• Age

  • Gender

  • Marital Status

  • Driving Record

  • Use of the Vehicle (i.e. Is it being used to commute to and from work, etc?)

  • City of Residence

  • Limits of Policy

  • Type of Car

  • Credit Score

  • Claims History

  • Driver Training

State-by-state Minimum Liability Requirements

As previously stated, states vary on their minimum liability insurance coverage requirements. Below are the minimum liability limits per state based on the most current information available at the time of this writing. You should contact local insurance agencies to confirm these are accurate before purchasing your policy.

StateType of Coverage RequiredMinimum Liability Limits
AlabamaBodily Injury and Property Damage Liability25/50/25
AlaskaBodily Injury and Property Damage Liability50/100/25
ArizonaBodily Injury and Property Damage Liability15/30/10
ArkansasBodily Injury and Property Damage Liability25/50/25
CaliforniaBodily Injury and Property Damage Liability15/30/5
ColoradoBodily Injury and Property Damage Liability25/50/15
ConnecticutBodily Injury and Property Damage Liability20/40/10
Washington DCBodily Injury and Property Damage Liability25/50/10
DelawareBodily Injury and Property Damage Liability15/30/10
FloridaBodily Injury and Property Damage Liability10/20/10
Washington, DCBodily Injury and Property Damage Liability25/50/10
GeorgiaBodily Injury and Property Damage Liability25/50/25
HawaiiBodily Injury and Property Damage Liability, Personal Injury Protection20/40/10
IdahoBodily Injury and Property Damage Liability25/50/15
IllinoisBodily Injury and Property Damage Liability, Uninsured Motorist20/40/15
IndianaBodily Injury and Property Damage Liability25/50/10
IowaBodily Injury and Property Damage Liability Minimum20/40/15
KansasBodily Injury and Property Damage Liability, Uninsured Motorist25/50/10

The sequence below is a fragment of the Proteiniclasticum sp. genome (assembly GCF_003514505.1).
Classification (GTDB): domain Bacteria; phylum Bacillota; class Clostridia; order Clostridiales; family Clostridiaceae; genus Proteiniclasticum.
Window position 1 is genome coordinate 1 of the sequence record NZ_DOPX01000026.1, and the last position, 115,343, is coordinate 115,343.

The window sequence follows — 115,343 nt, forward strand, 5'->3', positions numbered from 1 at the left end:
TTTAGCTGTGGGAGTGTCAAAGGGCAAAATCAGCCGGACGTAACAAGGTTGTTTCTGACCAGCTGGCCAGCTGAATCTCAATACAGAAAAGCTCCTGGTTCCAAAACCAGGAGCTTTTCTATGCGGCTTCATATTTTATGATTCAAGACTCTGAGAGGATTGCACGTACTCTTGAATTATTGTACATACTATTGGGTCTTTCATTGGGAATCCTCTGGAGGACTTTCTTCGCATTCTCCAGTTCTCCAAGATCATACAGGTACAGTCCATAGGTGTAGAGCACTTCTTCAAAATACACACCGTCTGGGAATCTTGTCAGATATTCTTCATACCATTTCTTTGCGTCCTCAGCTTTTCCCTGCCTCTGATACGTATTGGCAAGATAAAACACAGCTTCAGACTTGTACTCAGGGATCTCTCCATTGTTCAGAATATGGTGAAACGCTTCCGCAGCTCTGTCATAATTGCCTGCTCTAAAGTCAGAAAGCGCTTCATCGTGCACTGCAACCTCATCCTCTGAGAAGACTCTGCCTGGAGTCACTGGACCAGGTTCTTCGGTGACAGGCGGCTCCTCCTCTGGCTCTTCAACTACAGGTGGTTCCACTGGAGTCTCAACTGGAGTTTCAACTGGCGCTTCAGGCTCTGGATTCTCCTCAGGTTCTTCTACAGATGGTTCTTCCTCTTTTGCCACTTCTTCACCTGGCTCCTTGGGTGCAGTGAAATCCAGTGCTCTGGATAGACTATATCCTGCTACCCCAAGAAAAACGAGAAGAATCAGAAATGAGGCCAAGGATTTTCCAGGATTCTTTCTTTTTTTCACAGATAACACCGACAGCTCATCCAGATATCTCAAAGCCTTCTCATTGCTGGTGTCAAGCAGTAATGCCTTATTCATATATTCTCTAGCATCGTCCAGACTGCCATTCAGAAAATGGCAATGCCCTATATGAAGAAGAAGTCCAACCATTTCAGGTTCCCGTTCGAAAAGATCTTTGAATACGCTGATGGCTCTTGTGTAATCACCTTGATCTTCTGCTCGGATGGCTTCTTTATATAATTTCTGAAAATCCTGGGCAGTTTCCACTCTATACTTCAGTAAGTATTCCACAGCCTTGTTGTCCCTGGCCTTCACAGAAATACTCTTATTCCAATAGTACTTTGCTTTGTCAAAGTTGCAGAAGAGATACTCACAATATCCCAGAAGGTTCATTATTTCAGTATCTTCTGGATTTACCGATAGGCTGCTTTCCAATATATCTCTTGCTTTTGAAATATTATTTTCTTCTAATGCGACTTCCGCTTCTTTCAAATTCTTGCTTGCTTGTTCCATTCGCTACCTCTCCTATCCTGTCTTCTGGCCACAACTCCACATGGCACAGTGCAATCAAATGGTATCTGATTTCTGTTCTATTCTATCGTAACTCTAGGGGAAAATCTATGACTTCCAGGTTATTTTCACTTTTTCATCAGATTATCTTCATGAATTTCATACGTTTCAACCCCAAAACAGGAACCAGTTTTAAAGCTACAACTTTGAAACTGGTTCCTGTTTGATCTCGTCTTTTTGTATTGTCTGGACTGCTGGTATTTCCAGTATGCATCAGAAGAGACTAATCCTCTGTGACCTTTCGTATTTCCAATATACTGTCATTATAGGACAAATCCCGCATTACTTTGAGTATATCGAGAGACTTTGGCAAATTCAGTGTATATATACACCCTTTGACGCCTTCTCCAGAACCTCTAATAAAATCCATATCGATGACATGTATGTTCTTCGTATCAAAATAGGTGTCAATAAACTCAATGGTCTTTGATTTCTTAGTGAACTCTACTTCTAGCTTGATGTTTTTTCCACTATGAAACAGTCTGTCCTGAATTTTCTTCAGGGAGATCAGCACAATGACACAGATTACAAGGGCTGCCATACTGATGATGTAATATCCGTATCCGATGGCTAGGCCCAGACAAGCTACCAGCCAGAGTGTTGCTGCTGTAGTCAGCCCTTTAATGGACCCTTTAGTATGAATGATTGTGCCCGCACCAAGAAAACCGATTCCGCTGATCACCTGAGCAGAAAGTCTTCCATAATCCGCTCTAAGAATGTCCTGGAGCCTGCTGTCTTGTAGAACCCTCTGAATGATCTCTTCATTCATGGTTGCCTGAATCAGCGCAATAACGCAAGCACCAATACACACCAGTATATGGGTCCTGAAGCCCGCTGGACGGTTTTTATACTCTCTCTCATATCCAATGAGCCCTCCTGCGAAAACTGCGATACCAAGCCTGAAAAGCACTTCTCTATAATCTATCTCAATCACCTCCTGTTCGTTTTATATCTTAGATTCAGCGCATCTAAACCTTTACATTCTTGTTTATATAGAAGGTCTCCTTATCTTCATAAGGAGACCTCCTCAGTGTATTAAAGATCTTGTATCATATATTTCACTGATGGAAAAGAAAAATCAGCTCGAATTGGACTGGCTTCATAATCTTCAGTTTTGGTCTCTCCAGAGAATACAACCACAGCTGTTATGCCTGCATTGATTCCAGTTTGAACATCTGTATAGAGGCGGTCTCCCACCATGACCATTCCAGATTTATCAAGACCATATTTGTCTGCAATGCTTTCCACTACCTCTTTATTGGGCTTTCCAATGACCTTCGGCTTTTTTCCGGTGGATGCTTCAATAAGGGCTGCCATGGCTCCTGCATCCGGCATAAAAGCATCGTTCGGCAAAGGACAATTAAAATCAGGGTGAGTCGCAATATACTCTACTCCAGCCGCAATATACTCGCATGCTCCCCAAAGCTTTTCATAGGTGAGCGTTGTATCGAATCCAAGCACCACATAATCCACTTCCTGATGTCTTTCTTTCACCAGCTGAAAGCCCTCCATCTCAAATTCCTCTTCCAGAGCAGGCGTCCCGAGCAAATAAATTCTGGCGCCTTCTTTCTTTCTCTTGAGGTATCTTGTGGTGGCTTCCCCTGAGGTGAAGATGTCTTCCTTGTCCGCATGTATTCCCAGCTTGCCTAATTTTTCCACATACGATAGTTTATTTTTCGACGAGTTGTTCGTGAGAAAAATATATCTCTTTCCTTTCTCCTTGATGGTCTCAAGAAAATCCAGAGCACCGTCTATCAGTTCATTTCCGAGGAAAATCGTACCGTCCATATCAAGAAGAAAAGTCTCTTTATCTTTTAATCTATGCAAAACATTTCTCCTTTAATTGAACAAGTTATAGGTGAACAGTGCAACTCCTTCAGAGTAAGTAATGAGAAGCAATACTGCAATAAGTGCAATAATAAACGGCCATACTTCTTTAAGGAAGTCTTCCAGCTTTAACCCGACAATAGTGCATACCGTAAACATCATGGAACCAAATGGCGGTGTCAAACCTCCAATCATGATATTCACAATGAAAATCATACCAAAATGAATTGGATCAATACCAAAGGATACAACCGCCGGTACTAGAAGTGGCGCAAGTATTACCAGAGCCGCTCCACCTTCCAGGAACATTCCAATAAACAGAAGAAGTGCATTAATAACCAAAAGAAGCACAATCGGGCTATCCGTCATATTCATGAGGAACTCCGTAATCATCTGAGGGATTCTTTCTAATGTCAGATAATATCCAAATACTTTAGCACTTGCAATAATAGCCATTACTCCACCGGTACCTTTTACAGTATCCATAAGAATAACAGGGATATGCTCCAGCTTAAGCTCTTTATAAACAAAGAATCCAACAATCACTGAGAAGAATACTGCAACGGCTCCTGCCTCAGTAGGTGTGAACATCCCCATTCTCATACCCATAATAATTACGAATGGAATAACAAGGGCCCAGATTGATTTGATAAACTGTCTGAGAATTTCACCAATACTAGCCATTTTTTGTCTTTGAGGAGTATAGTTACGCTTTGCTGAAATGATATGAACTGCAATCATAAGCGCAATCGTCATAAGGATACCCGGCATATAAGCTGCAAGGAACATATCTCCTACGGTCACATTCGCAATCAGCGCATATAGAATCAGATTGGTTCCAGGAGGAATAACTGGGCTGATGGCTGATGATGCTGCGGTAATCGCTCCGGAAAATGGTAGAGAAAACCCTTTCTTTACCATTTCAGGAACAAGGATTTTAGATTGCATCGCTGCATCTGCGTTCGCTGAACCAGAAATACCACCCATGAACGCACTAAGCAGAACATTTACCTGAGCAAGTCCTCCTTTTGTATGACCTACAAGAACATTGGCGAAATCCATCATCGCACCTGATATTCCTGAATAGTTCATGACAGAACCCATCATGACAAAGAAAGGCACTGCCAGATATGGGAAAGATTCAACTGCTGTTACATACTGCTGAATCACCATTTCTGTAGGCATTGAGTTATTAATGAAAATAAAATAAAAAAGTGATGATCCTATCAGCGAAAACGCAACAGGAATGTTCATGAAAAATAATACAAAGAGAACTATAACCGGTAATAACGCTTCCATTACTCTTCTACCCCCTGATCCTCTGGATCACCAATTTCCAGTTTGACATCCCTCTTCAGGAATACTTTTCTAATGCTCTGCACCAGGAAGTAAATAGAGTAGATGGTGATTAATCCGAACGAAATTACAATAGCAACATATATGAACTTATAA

KentuckyBodily Injury and Property Damage Liability, Personal Injury25/50/10
LouisianaBodily Injury and Property Damage Liability15/30/25
MaineBodily Injury and Property Damage Liability, Uninsured/Underinsured Motorist50/100/25
MarylandBodily Injury and Property Damage Liability, Personal Injury Protection, Uninsured Motorist20/40/15
MassachusettsBodily Injury and Property Damage Liability, Uninsured Motorist20/40/5
MichiganBodily Injury and Property Damage Liability, Personal Injury Protection20/40/10
MinnesotaBodily Injury and Property Damage Liability, Personal Injury Protection, Uninsured/Uninsured Motorist30/60/10
MississippiBodily Injury and Property Damage Liability25/50/25
MissouriBodily Injury and Property Damage Liability, Uninsured Motorist25/50/10
MontanaBodily Injury and Property Damage Liability Minimum Requirements25/50/10
NebraskaBodily Injury and Property Damage Liability Minimum Requirements25/50/25
NevadaBodily Injury and Property Damage Liability15/30/10
New HampshireFinancial Responsibility Only, Uninsured Motorist25/50/25
New JerseyBodily Injury and Property Damage Liability (Standard Limits Shown), Personal Injury Protection, Uninsured Motorist15/30/5
New MexicoBodily Injury and Property Damage Liability25/50/10
New YorkBodily Injury and Property Damage Liability, Personal Injury Protection, Uninsured Motorist25/50/10
North CarolinaBodily Injury and Property Damage Liability30/60/25
North DakotaBodily Injury and Property Damage Liability, Personal Injury Protection, Uninsured Motorist25/50/25
OhioBodily Injury and Property Damage Liability12.5/25/7.5
OklahomaBodily Injury and Property Damage Liability25/50/25
OregonBodily Injury and Property Damage Liability, Personal Injury Protection, Uninsured Motorist25/50/10
PennsylvaniaBodily Injury and Property Damage Liability, Personal Injury Protection15/30/5
Rhode IslandBodily Injury and Property Damage Liability, Uninsured Motorist25/50/25
South CarolinaBodily Injury and Property Damage Liability and Uninsured Motorist Minimum Requirements: 25/50/2525/50/25
South DakotaBodily Injury and Property Damage Liability, Uninsured Motorist25/50/25
TennesseeBodily Injury and Property Damage Liability25/50/15
TexasBodily Injury and Property Damage Liability25/50/25
UtahBodily Injury and Property Damage Liability25/65/15
VermontBodily Injury and Property Damage Liability, Uninsured/Underinsured Motorist25/50/10
VirginiaBodily Injury and Property Damage Liability, Uninsured Motorist25/50/20
WashingtonBodily Injury and Property Damage Liability25/50/10
West VirginiaBodily Injury and Property Damage Liability, Uninsured Motorist25/40/10
WisconsinFinancial Responsibility Only, Uninsured Motorist50/100/15
WyomingBodily Injury and Property Damage Liability25/50/20

Liability insurance is the bare minimum required to cover damages if you are at fault in an accident. Often, it is not much more each month to get more comprehensive coverage, which may be worth it for peace of mind, financial responsibility and other reasons.